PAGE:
AVGKVLPALAGK66.71122.6681562.34137.7
FELTGIPPAPPR66.71293.6608432.227522
AAGGVAALLK70.0869.5336435.774124
Hydrophobic amino acid residues are underlined.
Several internal sequences of the purified ACE inhibitory protein LTP were elucidated by LC-MS/MS using a LTQ-Orbitrap mass spectrometer. As shown in Table 3, there were seven peptides containing more hydrophobic amino acid residues and all the N-terminal amino acids were hydrophobic residues, which was in accordance with the characteristic of the potential ACE inhibitor. The ACE inhibitory protein LTP contained these peptides and the N-terminal amino acids were also in agreement with the characteristic of ACE inhibitor, hence we can conclude that the purified LTP indeed was an ACE inhibitor and deserves further study.

2.4. Mode of Inhibition of ACE Inhibitor

A Lineweaver-Burk plot was used to analyze the inhibition pattern of the purified ACE inhibitor LTP. As shown in Figure 3, with the increase of the concentration of LTP (from 0 to 1 mg∙mL−1), three straight lines intersected at the same point on the 1/v axis of the Lineweaver-Burk plot, indicating the same maximum velocity regardless of inhibitor concentration, whereas the slopes of these straight lines differed. Thus it was concluded that the purified ACE inhibitor LTP was a competitive inhibitor. Competitive ACE inhibitors purified from edible mushrooms, such as A. bisporus, T. giganteum, P. cystidiosus, P. cornucopiae and G. frondosa have been reported (Table 2). Noncompetitive inhibitors are found in A. bisporus, Hypsizygus marmoreus and P. cornucopiae. From Table 2, it can see that both competitive and non-competitive ACE inhibitors were found in A. bisporus and P. cornucopiae [12,14,16,22,23,24]. There were also competitive ACE inhibitors isolated from other food sources, for example, hen’s eggs and marine shrimps [31,32]. Unfortunately, the relationship between the mode of inhibition and structure of these peptides has not been elucidated [33].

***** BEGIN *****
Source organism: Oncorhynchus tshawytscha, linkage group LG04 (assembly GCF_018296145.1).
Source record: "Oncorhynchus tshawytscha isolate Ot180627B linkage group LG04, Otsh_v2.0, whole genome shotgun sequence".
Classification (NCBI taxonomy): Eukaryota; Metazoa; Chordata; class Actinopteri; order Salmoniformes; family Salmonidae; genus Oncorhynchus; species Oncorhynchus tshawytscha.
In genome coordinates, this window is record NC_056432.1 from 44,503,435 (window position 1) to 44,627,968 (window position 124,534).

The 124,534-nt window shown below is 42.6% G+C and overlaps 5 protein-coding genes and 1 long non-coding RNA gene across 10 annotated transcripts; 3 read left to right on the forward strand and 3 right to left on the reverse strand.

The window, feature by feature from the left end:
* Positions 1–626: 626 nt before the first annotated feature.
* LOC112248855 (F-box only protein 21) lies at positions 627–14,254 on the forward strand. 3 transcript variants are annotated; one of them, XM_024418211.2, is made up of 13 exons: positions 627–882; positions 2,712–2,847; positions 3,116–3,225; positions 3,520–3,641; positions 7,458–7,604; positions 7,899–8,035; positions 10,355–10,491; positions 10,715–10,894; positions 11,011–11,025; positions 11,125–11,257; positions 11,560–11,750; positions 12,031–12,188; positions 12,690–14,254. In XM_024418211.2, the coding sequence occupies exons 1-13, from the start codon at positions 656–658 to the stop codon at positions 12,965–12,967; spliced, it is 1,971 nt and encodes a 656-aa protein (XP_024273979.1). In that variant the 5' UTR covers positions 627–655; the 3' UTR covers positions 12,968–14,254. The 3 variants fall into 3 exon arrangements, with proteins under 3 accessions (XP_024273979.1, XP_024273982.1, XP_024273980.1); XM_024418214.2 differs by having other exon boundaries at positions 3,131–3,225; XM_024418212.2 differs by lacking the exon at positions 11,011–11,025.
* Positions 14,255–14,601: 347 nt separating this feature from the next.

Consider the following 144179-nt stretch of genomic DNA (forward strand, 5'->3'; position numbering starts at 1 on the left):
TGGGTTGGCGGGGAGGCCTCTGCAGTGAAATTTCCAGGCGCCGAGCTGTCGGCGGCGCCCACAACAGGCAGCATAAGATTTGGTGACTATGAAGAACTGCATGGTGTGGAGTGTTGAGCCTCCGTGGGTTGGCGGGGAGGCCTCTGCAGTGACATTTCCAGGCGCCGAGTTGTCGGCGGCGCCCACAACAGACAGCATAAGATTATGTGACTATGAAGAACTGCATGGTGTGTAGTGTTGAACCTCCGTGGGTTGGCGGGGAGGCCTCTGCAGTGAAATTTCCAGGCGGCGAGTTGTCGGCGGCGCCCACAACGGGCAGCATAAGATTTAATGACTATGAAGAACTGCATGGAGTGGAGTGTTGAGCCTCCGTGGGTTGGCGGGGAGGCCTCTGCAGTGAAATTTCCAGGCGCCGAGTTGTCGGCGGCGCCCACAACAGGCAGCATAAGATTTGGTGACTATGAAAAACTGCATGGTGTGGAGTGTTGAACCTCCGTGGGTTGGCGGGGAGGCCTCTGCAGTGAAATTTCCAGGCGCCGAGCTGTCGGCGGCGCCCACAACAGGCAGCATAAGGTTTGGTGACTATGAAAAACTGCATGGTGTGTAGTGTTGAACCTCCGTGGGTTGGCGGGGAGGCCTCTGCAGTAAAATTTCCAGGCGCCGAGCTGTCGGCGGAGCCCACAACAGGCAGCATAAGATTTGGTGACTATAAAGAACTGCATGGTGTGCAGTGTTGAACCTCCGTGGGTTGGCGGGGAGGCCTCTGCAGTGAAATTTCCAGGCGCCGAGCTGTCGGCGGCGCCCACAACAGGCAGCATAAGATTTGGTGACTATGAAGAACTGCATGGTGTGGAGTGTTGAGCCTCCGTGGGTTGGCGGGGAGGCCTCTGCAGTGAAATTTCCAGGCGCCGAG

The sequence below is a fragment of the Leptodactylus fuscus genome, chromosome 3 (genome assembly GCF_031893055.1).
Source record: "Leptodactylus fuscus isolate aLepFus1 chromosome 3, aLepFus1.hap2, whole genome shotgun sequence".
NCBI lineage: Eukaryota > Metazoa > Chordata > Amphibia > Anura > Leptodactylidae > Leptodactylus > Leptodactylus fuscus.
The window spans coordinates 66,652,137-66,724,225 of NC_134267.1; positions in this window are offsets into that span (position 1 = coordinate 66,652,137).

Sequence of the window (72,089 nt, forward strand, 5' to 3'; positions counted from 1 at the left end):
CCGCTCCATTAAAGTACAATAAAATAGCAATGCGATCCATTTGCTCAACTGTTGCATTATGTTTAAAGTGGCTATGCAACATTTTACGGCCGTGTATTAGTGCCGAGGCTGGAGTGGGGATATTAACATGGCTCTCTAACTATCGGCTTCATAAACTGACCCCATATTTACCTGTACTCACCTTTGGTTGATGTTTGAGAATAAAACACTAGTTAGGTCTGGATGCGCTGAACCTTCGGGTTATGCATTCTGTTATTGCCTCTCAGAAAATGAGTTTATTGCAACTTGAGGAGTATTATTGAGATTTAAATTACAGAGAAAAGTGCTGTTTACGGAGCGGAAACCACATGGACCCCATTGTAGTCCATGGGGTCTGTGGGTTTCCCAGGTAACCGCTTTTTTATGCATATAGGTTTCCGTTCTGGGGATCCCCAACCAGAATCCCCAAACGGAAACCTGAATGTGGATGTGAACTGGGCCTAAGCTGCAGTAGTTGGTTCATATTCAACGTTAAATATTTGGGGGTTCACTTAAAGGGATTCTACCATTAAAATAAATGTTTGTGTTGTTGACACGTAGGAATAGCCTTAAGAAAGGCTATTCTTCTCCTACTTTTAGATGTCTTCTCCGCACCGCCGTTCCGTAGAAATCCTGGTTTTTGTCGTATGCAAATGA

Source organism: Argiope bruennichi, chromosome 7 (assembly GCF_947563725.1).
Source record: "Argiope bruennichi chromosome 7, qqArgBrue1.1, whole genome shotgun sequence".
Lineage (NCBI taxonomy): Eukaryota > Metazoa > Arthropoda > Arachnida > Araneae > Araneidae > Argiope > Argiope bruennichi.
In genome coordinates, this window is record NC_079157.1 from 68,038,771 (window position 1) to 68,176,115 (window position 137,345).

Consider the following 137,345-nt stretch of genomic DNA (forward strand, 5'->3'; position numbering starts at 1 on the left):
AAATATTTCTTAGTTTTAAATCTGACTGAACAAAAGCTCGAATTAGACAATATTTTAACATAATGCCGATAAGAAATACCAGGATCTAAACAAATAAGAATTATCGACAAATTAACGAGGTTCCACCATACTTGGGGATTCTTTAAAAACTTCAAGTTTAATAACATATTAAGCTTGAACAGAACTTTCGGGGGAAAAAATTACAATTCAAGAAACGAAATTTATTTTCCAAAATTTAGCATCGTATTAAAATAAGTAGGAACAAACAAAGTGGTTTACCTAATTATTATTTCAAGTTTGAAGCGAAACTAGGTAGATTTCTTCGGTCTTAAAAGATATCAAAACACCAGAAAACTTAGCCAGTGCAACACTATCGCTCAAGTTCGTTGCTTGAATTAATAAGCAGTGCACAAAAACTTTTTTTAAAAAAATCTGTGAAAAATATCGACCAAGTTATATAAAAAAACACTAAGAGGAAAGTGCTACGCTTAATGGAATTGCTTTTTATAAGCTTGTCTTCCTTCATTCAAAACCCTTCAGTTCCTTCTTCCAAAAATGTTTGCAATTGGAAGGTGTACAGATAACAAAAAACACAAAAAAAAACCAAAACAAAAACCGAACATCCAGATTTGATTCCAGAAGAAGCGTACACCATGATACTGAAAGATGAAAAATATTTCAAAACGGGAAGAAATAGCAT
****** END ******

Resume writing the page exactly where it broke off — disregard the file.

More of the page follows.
Figure 3. The pattern of LTP to ACE. Lineweaver-Burk plot of ACE inhibitor LTP: (▲) control, (●) 0.5 mg LTP/mL, and (■) 1 mg LTP/mL. The intersection of the three lines on the vertical axis signified that the purified ACE inhibitor LTP was a competitive inhibitor.